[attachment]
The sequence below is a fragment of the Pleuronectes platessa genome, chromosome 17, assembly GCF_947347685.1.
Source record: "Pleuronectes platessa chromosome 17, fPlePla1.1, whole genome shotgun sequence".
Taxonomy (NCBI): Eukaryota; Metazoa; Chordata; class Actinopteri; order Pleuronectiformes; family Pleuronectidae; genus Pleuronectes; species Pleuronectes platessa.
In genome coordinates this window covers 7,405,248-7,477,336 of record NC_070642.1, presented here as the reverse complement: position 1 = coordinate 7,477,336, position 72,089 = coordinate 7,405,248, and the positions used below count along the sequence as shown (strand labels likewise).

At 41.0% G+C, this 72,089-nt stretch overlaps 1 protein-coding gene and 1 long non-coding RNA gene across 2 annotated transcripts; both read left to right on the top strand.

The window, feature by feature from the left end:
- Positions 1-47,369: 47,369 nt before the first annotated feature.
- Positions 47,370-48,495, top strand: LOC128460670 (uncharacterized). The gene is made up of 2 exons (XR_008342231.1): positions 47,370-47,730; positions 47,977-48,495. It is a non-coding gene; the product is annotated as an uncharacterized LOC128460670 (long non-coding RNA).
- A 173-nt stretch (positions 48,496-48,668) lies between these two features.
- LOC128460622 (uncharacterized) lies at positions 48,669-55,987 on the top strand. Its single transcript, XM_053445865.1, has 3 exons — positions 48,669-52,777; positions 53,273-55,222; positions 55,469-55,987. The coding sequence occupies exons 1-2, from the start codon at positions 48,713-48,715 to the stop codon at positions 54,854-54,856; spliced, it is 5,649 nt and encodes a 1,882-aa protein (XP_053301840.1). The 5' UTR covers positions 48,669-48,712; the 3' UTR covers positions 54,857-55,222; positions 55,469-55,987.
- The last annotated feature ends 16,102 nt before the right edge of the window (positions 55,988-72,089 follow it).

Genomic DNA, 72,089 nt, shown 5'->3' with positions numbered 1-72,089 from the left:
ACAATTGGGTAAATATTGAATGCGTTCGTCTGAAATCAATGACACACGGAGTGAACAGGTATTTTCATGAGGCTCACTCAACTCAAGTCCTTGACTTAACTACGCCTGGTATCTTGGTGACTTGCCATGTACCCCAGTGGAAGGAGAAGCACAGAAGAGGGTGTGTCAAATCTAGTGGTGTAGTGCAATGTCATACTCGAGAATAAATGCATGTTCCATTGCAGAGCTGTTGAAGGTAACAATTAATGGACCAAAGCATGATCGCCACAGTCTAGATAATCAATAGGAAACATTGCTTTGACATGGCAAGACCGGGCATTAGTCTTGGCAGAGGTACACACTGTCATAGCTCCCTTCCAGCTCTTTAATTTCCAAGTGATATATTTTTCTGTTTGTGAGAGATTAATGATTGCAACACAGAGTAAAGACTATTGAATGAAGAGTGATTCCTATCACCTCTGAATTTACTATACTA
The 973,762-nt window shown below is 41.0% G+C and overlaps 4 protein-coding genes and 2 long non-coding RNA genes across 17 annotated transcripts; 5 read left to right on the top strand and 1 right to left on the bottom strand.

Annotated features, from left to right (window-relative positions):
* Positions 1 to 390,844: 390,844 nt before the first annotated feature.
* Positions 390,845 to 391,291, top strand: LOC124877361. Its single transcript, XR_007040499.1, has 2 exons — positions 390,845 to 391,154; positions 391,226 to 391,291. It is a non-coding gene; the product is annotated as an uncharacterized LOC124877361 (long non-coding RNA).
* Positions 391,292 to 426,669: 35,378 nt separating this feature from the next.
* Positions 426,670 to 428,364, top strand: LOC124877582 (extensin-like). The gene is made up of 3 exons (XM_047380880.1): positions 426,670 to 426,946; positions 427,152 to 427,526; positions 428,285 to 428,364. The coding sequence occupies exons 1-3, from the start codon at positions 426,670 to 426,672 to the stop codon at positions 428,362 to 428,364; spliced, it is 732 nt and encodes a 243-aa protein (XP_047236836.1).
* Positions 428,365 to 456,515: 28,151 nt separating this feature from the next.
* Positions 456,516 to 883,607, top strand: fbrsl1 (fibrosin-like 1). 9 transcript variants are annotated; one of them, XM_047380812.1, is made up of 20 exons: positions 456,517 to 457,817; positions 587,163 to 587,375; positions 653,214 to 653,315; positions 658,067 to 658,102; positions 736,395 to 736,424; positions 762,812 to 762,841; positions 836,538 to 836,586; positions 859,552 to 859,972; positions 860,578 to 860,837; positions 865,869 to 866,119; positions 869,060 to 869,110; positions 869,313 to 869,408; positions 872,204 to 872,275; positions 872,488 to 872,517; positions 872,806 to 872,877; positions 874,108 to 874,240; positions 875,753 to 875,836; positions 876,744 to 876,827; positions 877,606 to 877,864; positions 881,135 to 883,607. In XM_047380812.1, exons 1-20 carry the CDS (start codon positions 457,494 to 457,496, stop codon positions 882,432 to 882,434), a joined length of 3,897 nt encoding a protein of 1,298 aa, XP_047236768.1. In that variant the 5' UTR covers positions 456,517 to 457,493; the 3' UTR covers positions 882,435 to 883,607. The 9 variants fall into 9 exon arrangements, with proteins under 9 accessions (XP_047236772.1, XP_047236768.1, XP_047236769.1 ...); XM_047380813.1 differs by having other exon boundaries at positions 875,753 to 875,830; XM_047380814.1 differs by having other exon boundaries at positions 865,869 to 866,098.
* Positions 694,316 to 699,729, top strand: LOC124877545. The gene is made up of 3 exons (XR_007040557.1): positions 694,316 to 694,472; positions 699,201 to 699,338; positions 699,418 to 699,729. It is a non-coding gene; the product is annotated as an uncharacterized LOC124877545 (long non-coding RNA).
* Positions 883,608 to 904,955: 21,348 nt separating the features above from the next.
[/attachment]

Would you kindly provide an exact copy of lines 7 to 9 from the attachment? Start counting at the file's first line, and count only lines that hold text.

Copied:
- Positions 1-47,369: 47,369 nt before the first annotated feature.
- Positions 47,370-48,495, top strand: LOC128460670 (uncharacterized). The gene is made up of 2 exons (XR_008342231.1): positions 47,370-47,730; positions 47,977-48,495. It is a non-coding gene; the product is annotated as an uncharacterized LOC128460670 (long non-coding RNA).
- A 173-nt stretch (positions 48,496-48,668) lies between these two features.